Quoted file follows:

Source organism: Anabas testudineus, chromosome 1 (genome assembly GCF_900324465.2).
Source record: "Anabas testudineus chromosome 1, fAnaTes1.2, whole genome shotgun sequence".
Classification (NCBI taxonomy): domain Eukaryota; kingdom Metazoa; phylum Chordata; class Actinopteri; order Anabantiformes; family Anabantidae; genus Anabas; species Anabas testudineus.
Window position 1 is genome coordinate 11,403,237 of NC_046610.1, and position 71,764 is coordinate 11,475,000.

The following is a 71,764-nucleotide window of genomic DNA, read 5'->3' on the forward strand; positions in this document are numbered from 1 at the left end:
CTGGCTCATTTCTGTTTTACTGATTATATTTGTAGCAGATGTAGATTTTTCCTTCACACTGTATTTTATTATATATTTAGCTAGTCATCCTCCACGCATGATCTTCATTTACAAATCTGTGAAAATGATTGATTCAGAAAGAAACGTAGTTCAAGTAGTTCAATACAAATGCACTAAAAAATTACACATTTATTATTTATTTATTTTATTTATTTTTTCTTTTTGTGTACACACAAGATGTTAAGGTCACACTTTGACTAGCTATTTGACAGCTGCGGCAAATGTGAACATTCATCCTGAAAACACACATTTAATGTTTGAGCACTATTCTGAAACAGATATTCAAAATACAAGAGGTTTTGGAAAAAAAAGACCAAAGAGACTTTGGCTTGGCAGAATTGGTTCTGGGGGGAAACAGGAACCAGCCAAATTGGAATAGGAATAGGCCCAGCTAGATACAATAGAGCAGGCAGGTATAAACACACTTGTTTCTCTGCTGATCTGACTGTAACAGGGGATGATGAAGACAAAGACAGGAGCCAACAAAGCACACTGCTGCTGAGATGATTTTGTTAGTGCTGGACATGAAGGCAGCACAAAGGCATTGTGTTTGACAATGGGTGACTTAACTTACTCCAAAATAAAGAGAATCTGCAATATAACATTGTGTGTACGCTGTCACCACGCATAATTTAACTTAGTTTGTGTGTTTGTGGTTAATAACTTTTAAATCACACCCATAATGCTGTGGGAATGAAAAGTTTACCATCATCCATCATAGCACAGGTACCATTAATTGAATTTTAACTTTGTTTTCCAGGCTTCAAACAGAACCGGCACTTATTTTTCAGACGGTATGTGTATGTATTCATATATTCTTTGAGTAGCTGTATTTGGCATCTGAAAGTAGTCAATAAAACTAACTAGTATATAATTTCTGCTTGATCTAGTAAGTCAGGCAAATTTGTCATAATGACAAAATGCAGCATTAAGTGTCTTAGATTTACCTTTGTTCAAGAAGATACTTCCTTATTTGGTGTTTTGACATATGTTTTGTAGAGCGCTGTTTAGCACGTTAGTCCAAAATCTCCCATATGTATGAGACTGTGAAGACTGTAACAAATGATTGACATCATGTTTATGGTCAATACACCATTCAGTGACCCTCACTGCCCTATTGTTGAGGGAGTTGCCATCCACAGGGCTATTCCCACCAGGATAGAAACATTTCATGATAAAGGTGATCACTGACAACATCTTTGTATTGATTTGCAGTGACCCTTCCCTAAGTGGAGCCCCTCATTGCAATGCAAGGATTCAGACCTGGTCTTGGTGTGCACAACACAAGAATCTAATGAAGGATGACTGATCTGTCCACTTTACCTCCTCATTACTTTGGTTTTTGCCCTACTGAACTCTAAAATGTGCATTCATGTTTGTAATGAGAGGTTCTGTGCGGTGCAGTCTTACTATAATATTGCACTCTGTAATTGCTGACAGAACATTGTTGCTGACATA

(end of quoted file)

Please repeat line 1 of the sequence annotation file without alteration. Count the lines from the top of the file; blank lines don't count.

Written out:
Source organism: Anabas testudineus, chromosome 1 (genome assembly GCF_900324465.2).